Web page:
Join the Comprehensive Test Ban Treaty’s International Monitoring System

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November 7, 2017
Sylvia Mishra, Sarah Bidgood

The following is an excerpt from Stimson’s Off Ramps.

China, India, and Pakistan are expanding and modernizing their nuclear arsenals.[i] Historical tensions, unresolved border disputes, and high levels of mistrust are among the factors behind their strategic modernization programs. The current, brittle security environment in Southern Asia makes it difficult for these countries to engage in bilateral nuclear confidence building measures (CBMs). In this context, cooperation with a multilateral organization focused on nuclear nonproliferation and disarmament could be a useful precursor to more substantive steps to build strategic trust.

The verifiable Comprehensive Nuclear Test Ban Treaty (CTBT) was opened for signature on September 24, 1996 with the objective of halting all nuclear weapon test explosions or any other nuclear explosion. Twenty-one years after its adoption by the United Nations General Assembly, the CTBT has yet to enter into force. Eight states—the United States, China, India, Pakistan, Egypt, Iran, Israel, and North Korea—commonly referred to as Annex 2 countries must join the Treaty before it can take effect.[ii] Although China signed the CTBT in 1996, it never ratified it. Beijing has instead adopted a position that it will do so only once the United States ratifies the CTBT.[iii] India and Pakistan conducted nuclear tests in May 1998 and, to this day, have not signed or ratified the CTBT. Instead, they have upheld unilateral moratoria on nuclear testing and have adhered to the basic stipulations and spirit of the Treaty.[iv] There is no evident incentive for either country to proceed with ratification. It appears that India’s signature of the CTBT is contingent on ratification by the United States and China.[v] Pakistan, meanwhile, has linked its signature and ratification of the Treaty to India’s ratification.[vi] This approach of holding the signature and ratification of the CTBT hostage to that of other Annex 2 countries has made the Treaty’s entry into force extremely challenging.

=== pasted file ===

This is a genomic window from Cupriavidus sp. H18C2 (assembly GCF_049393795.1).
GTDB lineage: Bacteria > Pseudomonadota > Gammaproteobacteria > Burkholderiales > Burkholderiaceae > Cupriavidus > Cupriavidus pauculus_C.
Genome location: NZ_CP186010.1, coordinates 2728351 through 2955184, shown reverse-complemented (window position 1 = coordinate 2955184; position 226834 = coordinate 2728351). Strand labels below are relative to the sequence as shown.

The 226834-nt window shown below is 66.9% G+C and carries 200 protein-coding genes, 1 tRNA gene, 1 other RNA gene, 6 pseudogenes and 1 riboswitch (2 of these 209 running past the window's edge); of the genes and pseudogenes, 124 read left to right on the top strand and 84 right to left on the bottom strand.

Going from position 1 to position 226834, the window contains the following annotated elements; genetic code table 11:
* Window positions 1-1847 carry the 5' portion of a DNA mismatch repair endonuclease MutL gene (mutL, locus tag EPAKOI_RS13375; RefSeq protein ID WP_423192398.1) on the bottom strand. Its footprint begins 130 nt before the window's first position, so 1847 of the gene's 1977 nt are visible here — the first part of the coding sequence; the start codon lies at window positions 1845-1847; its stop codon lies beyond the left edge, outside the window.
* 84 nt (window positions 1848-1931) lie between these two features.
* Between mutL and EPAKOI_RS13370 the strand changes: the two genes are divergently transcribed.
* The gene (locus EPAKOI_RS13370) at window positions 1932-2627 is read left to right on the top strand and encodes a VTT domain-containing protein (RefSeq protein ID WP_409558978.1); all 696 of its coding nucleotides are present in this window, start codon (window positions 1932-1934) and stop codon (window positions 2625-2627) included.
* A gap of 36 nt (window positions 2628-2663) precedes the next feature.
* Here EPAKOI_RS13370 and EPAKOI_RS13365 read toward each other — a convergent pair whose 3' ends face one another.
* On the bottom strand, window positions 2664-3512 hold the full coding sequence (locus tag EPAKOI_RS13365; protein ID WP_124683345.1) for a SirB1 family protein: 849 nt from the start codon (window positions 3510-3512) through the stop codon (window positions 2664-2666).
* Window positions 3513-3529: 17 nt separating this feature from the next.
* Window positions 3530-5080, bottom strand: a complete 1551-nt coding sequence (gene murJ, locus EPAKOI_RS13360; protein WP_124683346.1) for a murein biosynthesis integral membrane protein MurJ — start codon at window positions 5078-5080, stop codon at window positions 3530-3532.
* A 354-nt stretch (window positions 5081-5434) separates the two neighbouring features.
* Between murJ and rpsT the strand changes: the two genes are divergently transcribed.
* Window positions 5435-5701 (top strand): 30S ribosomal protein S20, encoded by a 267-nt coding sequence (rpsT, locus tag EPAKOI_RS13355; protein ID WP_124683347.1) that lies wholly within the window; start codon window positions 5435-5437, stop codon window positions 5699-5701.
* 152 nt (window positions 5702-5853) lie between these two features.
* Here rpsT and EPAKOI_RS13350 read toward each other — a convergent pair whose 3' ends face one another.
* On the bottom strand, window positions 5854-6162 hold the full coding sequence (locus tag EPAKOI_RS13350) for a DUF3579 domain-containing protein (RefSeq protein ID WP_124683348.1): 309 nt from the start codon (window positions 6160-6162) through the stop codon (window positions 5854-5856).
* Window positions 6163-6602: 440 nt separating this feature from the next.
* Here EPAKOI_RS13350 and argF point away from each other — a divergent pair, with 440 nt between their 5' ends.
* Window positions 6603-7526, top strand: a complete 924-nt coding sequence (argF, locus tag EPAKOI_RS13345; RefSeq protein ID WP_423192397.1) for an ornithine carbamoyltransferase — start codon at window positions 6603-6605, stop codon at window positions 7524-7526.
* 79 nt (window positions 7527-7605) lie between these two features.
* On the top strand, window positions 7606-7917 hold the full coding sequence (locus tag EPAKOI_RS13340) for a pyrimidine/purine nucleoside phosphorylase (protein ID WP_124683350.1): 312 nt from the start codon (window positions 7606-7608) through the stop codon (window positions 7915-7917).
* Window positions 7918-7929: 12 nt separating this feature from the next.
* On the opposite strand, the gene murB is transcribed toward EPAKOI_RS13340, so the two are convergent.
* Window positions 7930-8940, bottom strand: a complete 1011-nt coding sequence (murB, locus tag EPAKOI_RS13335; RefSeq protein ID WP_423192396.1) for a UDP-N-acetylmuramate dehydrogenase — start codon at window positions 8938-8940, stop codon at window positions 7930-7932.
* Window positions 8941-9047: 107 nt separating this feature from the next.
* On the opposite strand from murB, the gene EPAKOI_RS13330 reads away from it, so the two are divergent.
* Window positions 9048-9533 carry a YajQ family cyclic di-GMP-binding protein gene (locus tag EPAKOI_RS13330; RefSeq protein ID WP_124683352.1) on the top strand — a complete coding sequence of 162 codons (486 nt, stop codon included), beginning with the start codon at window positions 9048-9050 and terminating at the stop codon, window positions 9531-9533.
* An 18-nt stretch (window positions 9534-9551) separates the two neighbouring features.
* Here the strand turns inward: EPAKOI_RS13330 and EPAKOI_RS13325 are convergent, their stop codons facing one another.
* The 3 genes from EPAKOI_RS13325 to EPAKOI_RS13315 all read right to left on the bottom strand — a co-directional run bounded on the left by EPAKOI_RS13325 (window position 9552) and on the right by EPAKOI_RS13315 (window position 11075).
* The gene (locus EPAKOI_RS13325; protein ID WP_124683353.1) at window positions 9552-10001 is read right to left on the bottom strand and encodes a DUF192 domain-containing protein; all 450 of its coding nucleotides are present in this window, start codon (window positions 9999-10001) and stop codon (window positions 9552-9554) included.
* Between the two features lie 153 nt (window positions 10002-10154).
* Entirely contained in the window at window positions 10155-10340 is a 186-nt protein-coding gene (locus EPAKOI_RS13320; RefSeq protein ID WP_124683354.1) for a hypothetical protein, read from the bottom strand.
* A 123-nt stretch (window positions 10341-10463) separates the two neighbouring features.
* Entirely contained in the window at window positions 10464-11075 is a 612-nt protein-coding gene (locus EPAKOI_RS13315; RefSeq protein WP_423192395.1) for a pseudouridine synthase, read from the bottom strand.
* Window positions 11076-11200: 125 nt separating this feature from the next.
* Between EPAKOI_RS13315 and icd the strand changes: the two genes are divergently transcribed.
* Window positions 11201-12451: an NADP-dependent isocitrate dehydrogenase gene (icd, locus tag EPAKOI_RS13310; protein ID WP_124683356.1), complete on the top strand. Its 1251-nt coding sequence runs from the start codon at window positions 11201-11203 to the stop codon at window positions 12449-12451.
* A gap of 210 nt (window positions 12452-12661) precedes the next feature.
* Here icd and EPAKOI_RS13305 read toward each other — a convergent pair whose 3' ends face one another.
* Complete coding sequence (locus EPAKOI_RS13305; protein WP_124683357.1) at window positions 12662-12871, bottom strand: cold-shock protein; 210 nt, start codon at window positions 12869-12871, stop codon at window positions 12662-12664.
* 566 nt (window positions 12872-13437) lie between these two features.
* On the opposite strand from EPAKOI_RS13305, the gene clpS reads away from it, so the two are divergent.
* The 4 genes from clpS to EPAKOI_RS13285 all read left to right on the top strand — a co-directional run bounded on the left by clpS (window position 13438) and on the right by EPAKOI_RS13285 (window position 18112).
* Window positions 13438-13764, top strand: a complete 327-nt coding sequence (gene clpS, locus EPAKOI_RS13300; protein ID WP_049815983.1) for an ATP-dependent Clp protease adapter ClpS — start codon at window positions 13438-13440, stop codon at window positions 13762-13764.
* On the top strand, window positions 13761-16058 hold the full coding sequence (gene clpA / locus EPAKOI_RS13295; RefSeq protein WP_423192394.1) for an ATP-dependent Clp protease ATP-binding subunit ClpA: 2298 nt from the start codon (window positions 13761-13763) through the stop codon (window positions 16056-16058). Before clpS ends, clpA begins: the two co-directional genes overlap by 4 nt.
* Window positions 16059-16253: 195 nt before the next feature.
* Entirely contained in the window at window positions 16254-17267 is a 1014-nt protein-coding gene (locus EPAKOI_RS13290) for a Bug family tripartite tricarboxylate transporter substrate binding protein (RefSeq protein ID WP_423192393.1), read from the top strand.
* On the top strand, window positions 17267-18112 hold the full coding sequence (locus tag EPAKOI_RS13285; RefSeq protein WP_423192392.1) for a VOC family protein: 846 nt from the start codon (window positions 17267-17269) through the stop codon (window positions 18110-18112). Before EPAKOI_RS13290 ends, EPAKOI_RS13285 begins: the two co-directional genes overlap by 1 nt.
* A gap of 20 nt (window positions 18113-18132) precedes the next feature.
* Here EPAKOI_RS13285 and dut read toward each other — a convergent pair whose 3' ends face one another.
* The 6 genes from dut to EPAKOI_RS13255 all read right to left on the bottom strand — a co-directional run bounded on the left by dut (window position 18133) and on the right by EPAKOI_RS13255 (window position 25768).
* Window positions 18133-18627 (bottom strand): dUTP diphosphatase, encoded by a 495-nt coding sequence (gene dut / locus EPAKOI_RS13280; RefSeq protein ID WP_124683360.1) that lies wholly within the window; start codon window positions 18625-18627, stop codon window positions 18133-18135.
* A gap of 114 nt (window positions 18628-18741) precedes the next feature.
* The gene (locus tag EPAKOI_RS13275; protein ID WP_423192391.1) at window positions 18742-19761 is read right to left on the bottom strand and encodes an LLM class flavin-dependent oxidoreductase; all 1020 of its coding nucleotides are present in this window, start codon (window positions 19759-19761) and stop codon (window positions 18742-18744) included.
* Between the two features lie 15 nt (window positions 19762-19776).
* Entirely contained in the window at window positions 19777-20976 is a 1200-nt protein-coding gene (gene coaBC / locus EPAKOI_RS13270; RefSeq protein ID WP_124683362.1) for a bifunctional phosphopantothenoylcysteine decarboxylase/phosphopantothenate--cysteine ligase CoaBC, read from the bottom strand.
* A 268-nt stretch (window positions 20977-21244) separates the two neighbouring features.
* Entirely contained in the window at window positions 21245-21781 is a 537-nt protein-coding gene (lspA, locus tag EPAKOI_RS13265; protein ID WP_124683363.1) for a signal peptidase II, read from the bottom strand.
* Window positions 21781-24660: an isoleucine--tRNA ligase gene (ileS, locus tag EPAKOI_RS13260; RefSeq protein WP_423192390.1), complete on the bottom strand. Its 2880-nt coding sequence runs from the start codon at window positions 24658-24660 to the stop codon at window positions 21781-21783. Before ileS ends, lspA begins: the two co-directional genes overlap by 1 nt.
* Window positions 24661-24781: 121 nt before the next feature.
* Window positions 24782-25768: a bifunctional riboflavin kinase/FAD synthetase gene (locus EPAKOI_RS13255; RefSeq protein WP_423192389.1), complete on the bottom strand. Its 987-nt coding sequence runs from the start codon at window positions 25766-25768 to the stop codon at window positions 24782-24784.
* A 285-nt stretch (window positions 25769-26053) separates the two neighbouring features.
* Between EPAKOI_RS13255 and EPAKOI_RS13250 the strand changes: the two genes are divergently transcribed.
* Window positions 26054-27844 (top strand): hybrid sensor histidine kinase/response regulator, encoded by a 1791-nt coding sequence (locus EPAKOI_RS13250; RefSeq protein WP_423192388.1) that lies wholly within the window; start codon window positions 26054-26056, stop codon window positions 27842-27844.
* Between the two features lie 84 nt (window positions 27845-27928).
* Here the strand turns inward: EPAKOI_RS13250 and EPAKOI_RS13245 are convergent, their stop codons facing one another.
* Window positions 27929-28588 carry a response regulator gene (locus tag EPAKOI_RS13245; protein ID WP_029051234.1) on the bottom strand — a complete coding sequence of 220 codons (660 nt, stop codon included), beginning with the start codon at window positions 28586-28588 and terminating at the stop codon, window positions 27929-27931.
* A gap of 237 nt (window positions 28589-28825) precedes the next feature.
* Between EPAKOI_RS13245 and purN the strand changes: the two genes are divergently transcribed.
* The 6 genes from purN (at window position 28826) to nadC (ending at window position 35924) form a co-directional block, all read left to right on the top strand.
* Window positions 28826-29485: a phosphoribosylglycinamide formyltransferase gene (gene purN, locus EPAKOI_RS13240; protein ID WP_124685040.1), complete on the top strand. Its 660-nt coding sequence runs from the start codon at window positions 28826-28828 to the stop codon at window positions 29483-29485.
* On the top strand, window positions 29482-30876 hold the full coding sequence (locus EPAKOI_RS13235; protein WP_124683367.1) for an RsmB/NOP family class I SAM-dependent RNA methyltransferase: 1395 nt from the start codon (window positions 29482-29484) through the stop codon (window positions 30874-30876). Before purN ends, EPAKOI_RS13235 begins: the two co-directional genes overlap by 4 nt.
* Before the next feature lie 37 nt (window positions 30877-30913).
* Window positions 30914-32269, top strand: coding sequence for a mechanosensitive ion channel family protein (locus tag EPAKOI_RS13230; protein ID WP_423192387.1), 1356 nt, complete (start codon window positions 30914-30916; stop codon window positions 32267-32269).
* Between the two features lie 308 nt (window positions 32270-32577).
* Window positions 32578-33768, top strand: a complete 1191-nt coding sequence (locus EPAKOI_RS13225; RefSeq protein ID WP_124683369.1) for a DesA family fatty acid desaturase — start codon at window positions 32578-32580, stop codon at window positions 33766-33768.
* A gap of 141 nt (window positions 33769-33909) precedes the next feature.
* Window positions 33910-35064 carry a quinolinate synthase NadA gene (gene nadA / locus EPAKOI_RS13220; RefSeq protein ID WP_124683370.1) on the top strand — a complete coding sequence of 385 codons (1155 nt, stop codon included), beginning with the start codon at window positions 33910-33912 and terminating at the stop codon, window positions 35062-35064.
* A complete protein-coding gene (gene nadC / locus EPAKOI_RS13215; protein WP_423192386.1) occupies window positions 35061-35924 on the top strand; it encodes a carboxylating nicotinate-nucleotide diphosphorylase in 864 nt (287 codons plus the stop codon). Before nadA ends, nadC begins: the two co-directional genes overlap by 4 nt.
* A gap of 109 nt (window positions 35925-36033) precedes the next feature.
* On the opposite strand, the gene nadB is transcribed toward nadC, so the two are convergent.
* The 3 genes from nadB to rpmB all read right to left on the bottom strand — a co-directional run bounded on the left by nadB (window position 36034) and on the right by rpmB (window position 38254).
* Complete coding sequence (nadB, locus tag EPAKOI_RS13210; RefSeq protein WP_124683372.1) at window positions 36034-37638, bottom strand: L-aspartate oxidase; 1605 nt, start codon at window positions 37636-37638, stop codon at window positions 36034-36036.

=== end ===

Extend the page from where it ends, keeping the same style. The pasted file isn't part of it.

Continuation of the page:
Read the full article at Stimson’s Off Ramps.

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